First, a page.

French Socialists Set to Surrender Center to Rival MacronBy and
Former minister Hamon leads contest for Socialist nomination
Le Pen, Fillon, Macron in three-way race for presidency
French Socialists made one-time Education Minister Benoit Hamon the front-runner in their party’s presidential primary, suggesting independent candidate Emmanuel Macron’s campaign may be in for a boost.
Having wooed his party’s base with a promise of a guaranteed universal income, Hamon won 35.9 percent of the vote in the first round of the Socialist contest Sunday, compared with 31.2 percent for former Prime Minister Manuel Valls. Arnaud Montebourg, who placed third with 17.3 percent of the vote, endorsed Hamon for the Jan. 29 runoff, saying current results show the party base wants less austerity and more traditionally Socialist policies. Four other candidates divided up the rest.
“By turning to the left the Socialists are opening a big space for Emmanuel Macron,” said Yves Marie Cann, a pollster at Elabe in Paris. “Hamon now has the advantage in the primary and if he doesn’t make a mistake, if there isn’t an upset, that’s good for Macron. This is the moment that some Socialist lawmakers are waiting for to defect.”
Whoever emerges from next Sunday’s final vote faces an uphill task, with polls showing that the Socialist candidate will finish a distant fourth or fifth in the first round of the presidential election on April 23. The campaign directors of Hamon and Valls both said on Europe1 radio Monday that their candidates are ready to support the winner if they lose out on the nomination.
The promise of a guaranteed income of 750 euros ($803) a month was Hamon’s signature issue during the primary campaign. All six of his rivals condemned it as too expansive in a country struggling to revive economic growth and battle an unemployment rate of 10 percent. He’s also called for banning diesel cars and decriminalizing cannabis.
“The desire of the French is clear: to turn the page and head into the future with new and consistent solutions,” Hamon said on France Inter radio. “I don’t want a left that thinks it’s acceptable to show weakness when confronted with our opponents and special interests.”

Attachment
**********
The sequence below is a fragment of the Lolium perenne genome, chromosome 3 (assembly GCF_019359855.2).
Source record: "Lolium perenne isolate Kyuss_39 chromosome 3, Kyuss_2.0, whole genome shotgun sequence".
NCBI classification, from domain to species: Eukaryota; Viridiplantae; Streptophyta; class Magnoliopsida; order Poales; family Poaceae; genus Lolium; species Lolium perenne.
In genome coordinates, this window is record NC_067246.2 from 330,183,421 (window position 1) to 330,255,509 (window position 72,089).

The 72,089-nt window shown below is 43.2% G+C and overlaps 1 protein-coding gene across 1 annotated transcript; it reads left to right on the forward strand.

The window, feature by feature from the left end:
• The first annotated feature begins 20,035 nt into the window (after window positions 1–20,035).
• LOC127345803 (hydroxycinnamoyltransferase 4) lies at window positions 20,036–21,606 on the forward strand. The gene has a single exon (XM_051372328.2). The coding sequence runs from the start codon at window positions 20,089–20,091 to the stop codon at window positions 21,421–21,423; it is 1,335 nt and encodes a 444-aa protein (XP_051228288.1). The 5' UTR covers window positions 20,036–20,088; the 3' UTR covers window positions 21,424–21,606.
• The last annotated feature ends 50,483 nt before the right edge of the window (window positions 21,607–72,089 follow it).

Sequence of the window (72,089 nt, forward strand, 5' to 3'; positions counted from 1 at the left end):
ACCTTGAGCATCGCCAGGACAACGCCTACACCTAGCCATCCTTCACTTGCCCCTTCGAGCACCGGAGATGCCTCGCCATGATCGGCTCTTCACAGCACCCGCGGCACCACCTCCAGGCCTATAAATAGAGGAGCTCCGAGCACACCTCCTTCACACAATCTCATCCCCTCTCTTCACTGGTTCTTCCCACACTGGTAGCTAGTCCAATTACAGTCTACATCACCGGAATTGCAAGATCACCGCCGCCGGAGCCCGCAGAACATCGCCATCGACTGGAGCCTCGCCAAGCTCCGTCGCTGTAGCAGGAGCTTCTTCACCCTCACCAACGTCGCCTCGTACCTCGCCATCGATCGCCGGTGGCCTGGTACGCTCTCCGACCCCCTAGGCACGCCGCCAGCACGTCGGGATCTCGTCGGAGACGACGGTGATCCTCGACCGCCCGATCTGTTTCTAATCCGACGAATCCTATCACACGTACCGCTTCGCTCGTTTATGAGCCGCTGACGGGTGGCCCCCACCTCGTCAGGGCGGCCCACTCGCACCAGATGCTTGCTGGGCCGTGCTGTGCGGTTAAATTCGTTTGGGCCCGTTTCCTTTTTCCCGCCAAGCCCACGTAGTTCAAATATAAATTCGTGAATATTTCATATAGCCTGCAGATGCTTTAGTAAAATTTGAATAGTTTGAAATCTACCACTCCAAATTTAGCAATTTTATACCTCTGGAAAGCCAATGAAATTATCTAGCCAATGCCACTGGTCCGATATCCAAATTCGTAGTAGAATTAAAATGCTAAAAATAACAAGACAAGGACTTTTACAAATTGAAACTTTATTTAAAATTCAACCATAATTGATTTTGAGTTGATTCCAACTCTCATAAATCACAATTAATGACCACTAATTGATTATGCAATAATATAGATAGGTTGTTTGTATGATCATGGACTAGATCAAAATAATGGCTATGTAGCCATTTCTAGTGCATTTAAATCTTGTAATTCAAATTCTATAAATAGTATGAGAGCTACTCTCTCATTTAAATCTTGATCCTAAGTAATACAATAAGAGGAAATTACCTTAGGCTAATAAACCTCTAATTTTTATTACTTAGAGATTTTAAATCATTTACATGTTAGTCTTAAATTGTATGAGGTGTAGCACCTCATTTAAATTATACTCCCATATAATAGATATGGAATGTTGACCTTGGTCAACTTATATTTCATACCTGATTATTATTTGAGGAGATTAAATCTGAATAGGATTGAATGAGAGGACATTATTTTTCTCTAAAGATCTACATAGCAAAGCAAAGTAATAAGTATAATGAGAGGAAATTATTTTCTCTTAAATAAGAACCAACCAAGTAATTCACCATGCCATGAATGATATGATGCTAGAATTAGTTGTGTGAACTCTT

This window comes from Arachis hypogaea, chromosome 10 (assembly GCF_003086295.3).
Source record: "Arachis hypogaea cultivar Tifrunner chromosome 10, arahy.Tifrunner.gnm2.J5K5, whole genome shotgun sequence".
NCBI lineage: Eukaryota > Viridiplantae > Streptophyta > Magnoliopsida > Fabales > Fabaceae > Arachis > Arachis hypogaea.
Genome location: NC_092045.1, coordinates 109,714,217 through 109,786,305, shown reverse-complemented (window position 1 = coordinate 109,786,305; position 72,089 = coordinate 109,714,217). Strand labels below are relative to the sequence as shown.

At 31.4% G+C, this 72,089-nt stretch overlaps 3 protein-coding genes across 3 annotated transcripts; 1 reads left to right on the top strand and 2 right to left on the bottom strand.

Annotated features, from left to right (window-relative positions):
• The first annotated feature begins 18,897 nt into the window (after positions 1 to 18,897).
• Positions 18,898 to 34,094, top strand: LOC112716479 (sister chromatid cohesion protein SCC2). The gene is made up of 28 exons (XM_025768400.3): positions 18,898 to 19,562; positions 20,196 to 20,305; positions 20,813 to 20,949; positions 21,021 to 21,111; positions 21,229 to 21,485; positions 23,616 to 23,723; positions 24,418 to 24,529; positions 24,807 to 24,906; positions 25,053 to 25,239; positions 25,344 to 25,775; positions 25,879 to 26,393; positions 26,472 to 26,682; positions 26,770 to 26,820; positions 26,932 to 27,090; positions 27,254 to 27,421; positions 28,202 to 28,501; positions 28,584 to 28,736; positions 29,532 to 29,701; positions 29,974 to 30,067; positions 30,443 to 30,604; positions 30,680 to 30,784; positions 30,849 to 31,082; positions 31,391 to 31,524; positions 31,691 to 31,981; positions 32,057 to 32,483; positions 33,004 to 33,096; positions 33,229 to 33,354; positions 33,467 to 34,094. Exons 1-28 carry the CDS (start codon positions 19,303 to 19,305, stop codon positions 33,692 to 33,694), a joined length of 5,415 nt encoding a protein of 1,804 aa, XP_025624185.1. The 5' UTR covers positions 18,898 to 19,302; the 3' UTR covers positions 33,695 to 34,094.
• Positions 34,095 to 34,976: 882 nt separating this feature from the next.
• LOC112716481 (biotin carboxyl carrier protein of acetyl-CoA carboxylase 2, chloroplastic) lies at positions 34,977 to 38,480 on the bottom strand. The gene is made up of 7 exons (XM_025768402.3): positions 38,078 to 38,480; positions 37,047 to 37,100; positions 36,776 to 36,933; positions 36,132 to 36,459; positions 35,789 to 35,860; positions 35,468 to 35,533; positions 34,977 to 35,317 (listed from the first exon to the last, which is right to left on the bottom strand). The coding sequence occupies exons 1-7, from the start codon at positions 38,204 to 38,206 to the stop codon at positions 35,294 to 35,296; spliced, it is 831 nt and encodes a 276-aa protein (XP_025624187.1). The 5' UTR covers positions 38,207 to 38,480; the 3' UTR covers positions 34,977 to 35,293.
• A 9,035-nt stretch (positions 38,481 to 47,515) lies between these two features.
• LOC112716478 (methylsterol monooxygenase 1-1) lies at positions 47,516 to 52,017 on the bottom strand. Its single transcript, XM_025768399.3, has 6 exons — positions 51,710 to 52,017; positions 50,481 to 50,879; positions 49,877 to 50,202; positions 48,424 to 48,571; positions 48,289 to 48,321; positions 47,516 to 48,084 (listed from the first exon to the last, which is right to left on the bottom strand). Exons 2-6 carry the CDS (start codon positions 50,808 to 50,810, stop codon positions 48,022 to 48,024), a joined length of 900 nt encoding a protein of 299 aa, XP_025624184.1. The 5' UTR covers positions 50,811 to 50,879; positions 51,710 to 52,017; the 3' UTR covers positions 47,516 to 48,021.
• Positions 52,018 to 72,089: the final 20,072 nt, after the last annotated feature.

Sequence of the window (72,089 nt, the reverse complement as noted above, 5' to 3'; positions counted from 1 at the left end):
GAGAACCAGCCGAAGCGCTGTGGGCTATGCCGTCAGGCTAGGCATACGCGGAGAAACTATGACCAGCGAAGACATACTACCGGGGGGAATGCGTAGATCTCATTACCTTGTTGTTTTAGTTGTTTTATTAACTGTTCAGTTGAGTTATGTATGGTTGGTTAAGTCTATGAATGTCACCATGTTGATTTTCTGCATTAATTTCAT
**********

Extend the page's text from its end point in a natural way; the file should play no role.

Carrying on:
Almost every poll taken over the past month has shown that nationalist Marine Le Pen and Francois Fillon from the center-right Republicans would contest the May 7 presidential runoff. Valls would take 10 percent in the first round, according to a major Ipsos Sopra Steria poll, limiting Macron’s score to 19 percent. Hamon would take just 7 percent, allowing Macron to garner 21 percent, just four points behind Fillon, the survey showed.
Jean-Luc Melenchon -- a former Socialist now backed by the Communist Party -- has support of between 14 and 15 percent, the same poll showed.
Fillon is in Berlin Monday where he’ll meet Chancellor Angela Merkel while Le Pen was also in Germany over the weekend, attending a meeting in Koblenz of anti-European Union parties from across the continent.
Valls appealed to moderates as the first-round primary results came in Sunday after a campaign focused more on law and order issues, and controlling the budget deficit.
“A very clear choice is being offered now,” the former prime minister said. “The choice between defeat and a possible victory. The choice between unattainable promises and a credible left.”
The prospect of a Hamon victory drew comparisons with Jeremy Corbyn, the leader of the British Labor Party, who has pulled his party to the left and rejected the more centrist policies his predecessor Tony Blair promoted to broaden the party’s appeal.
“The French left is about to designate its Jeremy Corbyn,” Jean-Baptiste de Froment, a Republican councilman for the city of Paris, said on Twitter. “Good luck with that.”
In the end, 1.6 voters cast ballots in the primary, compared with the more than 4 million who turned out for the primary of France’s Republican party that took place in November.
President Francois Hollande who announced late last year that he wouldn’t seek re-election, wasn’t in France for Sunday’s contest. Instead he was in Latin America for official visits to Colombia and Chile.
— With assistance by Ben Sills, and Helene Fouquet